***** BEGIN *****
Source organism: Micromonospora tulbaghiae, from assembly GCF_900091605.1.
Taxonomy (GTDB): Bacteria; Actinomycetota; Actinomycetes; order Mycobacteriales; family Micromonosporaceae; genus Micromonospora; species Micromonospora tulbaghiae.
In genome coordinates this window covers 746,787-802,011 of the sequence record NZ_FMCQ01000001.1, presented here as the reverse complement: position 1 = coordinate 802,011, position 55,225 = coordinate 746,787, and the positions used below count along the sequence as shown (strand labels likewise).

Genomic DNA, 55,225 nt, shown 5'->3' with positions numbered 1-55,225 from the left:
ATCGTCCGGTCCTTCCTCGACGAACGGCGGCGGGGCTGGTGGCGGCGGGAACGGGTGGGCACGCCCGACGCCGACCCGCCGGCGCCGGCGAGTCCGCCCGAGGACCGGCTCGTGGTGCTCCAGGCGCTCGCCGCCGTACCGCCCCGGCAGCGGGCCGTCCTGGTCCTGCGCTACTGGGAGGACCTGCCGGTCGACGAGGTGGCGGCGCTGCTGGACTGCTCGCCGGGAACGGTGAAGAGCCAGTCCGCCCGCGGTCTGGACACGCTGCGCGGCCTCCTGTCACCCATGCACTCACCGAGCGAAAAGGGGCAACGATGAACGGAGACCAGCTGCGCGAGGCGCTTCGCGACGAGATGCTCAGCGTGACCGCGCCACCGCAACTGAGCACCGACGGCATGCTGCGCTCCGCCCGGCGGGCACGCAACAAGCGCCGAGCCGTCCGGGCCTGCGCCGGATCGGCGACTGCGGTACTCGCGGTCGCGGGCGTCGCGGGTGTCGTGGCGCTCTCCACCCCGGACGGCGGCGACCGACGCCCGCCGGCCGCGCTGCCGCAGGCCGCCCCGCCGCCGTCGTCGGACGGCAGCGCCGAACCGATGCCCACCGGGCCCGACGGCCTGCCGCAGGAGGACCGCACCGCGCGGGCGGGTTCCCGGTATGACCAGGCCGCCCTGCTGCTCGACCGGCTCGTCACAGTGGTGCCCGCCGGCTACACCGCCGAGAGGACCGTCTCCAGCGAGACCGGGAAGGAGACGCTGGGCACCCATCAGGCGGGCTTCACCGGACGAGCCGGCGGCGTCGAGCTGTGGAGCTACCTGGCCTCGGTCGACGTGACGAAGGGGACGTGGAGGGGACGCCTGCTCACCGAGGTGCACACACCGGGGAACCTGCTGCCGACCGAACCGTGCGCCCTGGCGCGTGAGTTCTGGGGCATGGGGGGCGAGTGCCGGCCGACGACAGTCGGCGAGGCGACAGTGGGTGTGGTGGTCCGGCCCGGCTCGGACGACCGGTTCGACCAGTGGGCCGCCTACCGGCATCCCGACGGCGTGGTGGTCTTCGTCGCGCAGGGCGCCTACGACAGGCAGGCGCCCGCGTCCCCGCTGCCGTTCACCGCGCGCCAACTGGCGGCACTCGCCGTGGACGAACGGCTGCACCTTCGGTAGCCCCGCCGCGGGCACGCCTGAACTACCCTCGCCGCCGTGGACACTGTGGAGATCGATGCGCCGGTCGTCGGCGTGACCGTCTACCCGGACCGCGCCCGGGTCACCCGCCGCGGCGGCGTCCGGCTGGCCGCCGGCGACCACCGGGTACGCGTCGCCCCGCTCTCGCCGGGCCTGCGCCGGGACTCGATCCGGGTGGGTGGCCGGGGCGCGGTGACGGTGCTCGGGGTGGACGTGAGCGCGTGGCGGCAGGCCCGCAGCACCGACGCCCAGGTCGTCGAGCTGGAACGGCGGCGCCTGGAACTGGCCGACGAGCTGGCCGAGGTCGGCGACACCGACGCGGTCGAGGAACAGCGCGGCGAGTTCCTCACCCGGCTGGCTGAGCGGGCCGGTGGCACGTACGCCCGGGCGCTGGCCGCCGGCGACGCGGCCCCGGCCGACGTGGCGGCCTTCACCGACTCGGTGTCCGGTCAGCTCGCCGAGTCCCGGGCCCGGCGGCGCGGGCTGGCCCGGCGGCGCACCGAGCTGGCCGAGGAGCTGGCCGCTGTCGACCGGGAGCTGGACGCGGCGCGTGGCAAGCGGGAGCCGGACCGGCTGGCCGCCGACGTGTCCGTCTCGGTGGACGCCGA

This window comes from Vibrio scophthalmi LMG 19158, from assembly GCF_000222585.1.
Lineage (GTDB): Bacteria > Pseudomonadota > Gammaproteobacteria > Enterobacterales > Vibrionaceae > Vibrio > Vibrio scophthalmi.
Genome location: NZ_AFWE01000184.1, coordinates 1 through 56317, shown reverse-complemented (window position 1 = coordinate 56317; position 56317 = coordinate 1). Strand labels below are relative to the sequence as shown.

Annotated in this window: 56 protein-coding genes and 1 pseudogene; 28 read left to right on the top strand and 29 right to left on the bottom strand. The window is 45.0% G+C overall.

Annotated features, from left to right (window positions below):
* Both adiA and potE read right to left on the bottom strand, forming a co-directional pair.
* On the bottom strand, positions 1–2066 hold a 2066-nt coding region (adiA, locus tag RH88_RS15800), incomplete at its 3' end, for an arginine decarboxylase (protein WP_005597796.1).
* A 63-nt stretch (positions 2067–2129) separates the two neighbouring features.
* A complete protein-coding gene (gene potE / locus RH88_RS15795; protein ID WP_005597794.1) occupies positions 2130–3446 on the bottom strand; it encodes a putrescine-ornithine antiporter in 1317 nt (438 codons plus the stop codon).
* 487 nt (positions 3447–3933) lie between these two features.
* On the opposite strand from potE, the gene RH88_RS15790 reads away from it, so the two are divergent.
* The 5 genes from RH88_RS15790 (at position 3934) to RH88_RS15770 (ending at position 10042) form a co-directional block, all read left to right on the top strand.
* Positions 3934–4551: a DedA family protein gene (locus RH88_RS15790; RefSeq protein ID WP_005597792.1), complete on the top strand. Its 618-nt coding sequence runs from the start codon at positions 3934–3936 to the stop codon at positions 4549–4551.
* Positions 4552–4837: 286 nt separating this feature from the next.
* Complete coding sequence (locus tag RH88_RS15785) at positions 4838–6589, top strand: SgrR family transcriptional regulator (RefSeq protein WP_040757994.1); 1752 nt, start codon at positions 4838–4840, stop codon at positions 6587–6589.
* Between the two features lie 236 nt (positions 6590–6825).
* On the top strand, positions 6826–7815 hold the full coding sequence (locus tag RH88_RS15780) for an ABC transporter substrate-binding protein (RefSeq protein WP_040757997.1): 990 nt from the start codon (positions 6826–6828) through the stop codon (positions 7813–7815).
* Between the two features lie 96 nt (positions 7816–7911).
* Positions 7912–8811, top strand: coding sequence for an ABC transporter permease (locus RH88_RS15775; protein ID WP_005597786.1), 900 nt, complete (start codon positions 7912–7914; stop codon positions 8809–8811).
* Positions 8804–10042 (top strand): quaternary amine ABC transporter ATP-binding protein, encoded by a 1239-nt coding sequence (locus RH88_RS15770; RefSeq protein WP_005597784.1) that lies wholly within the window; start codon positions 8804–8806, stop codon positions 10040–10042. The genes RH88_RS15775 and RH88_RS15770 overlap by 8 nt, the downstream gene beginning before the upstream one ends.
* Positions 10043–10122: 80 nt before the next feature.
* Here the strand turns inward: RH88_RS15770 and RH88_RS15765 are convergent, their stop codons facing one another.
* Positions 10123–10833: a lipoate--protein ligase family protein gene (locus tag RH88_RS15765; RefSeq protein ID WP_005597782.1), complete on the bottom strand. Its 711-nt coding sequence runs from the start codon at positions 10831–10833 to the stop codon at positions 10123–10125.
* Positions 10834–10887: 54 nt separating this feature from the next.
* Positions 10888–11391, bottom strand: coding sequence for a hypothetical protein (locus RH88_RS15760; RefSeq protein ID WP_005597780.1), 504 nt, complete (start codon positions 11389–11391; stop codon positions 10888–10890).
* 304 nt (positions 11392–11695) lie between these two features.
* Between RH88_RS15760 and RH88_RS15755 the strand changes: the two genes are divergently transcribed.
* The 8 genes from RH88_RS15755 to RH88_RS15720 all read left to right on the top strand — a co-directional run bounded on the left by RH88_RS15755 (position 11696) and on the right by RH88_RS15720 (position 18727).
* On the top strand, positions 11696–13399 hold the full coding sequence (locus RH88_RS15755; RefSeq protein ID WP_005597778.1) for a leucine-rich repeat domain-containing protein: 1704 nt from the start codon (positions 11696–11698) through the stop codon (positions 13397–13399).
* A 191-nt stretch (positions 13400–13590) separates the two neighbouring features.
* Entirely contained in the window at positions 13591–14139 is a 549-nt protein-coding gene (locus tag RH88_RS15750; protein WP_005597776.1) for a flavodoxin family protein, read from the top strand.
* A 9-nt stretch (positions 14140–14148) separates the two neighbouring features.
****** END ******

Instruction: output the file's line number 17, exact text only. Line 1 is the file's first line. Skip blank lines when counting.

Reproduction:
* The 5 genes from RH88_RS15790 (at position 3934) to RH88_RS15770 (ending at position 10042) form a co-directional block, all read left to right on the top strand.